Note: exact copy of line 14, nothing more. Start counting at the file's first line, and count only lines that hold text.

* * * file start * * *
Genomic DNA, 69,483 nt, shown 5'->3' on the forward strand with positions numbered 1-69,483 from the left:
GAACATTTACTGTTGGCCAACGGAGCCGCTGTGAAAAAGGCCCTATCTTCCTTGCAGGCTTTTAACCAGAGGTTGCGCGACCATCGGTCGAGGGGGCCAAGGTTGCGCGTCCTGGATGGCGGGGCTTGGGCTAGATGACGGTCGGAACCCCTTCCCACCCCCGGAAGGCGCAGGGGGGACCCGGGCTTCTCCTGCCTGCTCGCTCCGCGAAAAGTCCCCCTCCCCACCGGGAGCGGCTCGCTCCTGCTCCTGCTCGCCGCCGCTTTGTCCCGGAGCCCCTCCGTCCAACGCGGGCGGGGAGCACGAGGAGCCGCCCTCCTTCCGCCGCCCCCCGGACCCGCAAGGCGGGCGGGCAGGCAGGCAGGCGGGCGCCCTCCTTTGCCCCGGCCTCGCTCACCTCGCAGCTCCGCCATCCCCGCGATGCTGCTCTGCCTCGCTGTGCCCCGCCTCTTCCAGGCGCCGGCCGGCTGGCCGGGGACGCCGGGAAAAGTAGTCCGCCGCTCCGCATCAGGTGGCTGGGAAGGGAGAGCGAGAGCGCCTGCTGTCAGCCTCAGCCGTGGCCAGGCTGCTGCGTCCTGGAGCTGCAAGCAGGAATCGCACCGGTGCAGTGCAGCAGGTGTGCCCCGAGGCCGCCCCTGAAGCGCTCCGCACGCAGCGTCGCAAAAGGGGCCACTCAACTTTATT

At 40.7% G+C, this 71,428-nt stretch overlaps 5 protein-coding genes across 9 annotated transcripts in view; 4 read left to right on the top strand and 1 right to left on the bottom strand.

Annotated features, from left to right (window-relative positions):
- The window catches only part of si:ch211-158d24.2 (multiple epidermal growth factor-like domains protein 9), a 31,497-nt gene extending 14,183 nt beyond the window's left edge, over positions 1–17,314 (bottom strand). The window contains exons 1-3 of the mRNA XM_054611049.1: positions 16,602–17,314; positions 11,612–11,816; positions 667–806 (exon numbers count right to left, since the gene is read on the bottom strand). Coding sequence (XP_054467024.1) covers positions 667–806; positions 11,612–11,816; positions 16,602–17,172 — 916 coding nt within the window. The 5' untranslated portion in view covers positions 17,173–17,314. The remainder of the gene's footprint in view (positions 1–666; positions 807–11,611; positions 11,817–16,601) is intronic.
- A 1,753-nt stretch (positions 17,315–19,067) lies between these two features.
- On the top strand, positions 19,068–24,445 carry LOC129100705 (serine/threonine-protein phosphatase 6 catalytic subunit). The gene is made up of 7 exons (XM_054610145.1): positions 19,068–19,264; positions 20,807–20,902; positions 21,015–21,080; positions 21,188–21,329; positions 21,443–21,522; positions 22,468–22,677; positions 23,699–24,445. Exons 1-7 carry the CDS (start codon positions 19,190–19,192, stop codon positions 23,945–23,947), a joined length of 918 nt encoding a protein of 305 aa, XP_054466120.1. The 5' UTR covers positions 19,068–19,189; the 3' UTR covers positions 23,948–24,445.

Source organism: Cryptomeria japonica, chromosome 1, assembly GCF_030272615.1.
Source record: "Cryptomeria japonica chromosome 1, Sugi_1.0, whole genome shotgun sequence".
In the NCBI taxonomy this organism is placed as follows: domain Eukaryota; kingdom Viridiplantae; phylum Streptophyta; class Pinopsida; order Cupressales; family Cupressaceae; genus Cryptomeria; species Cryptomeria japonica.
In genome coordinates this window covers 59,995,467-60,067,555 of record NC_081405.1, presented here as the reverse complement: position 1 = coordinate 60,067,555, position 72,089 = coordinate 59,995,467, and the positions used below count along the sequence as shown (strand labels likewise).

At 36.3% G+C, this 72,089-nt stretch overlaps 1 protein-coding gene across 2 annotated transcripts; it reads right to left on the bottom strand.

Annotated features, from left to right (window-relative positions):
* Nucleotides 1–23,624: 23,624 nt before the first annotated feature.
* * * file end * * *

* Nucleotides 1–23,624: 23,624 nt before the first annotated feature.